Admittedly, I haven’t been to LA before this trip, so I’m equally as excited to enter the unknown and throw myself into the fire (hopefully not literally this time around…it is August…). I hear there’s so much to soak up in the greater Los Angeles area, I barely even know where to begin. I have a small itinerary set, but I’m embracing that I will likely change plans on the fly regularly throughout my four-day venture.

On top of that, we are working out ways to schedule and plan our pick ups for Ben’s film “Beside You”, which has been a slow and arduous process. That’s the other side of filmmaking, a part that takes up more than 2/3rds of what we do. But with what have already, it’s clear that we don’t only need these pick ups, we owe it to the strength of the story we have before us to make this the best film we can.  Once we’ve got these last few missing pieces shot, it’s only onward and upward from here.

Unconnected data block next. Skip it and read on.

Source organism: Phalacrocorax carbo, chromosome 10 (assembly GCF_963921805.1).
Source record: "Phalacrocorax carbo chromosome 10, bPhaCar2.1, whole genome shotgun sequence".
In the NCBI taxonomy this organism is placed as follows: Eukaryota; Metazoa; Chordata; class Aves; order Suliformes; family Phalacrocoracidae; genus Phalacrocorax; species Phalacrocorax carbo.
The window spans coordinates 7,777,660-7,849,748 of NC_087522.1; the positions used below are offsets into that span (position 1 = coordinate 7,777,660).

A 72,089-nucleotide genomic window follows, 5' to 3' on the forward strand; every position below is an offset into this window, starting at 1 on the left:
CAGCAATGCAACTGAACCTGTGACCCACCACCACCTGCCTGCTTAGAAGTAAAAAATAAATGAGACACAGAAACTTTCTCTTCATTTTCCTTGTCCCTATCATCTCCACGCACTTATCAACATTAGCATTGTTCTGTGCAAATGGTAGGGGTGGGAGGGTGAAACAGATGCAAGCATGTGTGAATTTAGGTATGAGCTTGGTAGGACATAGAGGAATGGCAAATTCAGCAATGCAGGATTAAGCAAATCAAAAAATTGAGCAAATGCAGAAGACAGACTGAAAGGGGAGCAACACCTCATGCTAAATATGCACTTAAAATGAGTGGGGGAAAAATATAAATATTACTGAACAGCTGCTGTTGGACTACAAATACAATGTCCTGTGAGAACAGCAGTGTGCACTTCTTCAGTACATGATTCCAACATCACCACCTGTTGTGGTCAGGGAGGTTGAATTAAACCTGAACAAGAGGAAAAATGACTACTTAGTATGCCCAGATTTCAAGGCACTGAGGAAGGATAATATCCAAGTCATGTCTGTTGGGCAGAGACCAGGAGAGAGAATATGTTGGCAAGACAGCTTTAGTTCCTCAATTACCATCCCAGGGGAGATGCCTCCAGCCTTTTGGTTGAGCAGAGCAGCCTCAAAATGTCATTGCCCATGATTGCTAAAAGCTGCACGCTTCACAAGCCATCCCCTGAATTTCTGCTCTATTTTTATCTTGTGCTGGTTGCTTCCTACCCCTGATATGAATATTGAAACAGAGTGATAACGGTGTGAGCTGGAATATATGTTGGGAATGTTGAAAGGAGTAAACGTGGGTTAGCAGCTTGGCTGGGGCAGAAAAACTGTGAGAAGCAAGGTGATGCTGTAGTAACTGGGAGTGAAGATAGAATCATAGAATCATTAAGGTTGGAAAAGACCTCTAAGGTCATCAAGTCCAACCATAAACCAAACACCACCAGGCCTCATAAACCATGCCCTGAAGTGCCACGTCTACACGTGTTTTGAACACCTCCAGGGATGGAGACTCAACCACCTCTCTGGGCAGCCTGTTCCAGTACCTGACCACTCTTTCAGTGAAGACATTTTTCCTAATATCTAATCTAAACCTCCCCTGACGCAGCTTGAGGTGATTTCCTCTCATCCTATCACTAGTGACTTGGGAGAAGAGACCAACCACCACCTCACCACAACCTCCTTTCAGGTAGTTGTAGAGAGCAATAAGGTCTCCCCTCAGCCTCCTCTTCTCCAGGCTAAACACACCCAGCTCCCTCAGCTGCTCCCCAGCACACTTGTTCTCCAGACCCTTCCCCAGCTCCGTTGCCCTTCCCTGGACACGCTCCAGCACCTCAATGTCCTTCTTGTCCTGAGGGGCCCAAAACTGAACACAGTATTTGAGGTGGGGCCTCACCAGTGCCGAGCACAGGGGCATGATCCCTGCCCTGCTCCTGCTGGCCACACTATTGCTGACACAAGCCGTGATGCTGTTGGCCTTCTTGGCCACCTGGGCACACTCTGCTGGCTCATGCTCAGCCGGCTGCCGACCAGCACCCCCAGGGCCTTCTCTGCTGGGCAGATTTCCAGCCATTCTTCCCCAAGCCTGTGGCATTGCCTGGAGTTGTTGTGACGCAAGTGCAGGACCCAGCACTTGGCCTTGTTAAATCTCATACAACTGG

And lastly, this is only a small taste of what’s to come for both films and some previous projects of ours. I have a lot of plans in the works at the moment, a lot of moving pieces and busy work to attend to. This of course has left me slow to finding time to give effective and worthy updates for you all. I am hoping that things will start to come into light sooner than later so I can fill you in on what’s got me so excited these last two months.

Thank you all for being a part of the journey with us, and I can not wait for the opportunity to have Way Out of Here’s world premiere be at the Chinese Theatre in Hollywood this Sunday at 12pm.

Keep on keeping on,

– Alex S.

Awakening the Unified Spirit